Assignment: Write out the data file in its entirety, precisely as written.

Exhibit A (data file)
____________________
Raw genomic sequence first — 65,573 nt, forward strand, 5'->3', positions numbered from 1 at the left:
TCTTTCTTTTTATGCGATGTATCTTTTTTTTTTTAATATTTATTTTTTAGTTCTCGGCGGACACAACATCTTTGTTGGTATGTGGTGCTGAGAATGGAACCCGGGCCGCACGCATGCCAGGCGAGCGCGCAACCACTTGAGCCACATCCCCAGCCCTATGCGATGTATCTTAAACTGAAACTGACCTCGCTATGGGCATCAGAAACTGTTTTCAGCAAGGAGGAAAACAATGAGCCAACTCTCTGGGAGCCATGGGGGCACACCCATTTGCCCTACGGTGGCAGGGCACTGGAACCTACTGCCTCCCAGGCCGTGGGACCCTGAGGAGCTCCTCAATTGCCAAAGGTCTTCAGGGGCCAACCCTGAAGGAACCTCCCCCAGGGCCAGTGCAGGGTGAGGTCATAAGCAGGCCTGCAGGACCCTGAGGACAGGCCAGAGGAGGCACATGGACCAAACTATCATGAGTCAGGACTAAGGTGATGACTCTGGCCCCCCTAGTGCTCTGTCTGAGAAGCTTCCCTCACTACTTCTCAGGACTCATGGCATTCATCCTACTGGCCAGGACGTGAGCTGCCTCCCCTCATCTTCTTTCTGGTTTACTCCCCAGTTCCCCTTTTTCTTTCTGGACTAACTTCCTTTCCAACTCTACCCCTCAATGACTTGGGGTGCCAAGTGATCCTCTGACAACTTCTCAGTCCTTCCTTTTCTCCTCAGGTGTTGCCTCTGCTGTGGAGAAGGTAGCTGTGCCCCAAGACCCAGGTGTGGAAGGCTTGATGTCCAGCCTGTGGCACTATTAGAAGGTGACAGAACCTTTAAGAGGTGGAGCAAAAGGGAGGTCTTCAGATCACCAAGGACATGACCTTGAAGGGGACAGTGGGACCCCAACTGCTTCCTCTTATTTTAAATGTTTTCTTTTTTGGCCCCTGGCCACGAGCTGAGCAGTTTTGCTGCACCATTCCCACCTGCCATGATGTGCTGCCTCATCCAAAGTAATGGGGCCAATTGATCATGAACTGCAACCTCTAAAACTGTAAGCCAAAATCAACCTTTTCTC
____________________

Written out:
Raw genomic sequence first — 65,573 nt, forward strand, 5'->3', positions numbered from 1 at the left:
TCTTTCTTTTTATGCGATGTATCTTTTTTTTTTTAATATTTATTTTTTAGTTCTCGGCGGACACAACATCTTTGTTGGTATGTGGTGCTGAGAATGGAACCCGGGCCGCACGCATGCCAGGCGAGCGCGCAACCACTTGAGCCACATCCCCAGCCCTATGCGATGTATCTTAAACTGAAACTGACCTCGCTATGGGCATCAGAAACTGTTTTCAGCAAGGAGGAAAACAATGAGCCAACTCTCTGGGAGCCATGGGGGCACACCCATTTGCCCTACGGTGGCAGGGCACTGGAACCTACTGCCTCCCAGGCCGTGGGACCCTGAGGAGCTCCTCAATTGCCAAAGGTCTTCAGGGGCCAACCCTGAAGGAACCTCCCCCAGGGCCAGTGCAGGGTGAGGTCATAAGCAGGCCTGCAGGACCCTGAGGACAGGCCAGAGGAGGCACATGGACCAAACTATCATGAGTCAGGACTAAGGTGATGACTCTGGCCCCCCTAGTGCTCTGTCTGAGAAGCTTCCCTCACTACTTCTCAGGACTCATGGCATTCATCCTACTGGCCAGGACGTGAGCTGCCTCCCCTCATCTTCTTTCTGGTTTACTCCCCAGTTCCCCTTTTTCTTTCTGGACTAACTTCCTTTCCAACTCTACCCCTCAATGACTTGGGGTGCCAAGTGATCCTCTGACAACTTCTCAGTCCTTCCTTTTCTCCTCAGGTGTTGCCTCTGCTGTGGAGAAGGTAGCTGTGCCCCAAGACCCAGGTGTGGAAGGCTTGATGTCCAGCCTGTGGCACTATTAGAAGGTGACAGAACCTTTAAGAGGTGGAGCAAAAGGGAGGTCTTCAGATCACCAAGGACATGACCTTGAAGGGGACAGTGGGACCCCAACTGCTTCCTCTTATTTTAAATGTTTTCTTTTTTGGCCCCTGGCCACGAGCTGAGCAGTTTTGCTGCACCATTCCCACCTGCCATGATGTGCTGCCTCATCCAAAGTAATGGGGCCAATTGATCATGAACTGCAACCTCTAAAACTGTAAGCCAAAATCAACCTTTTCTC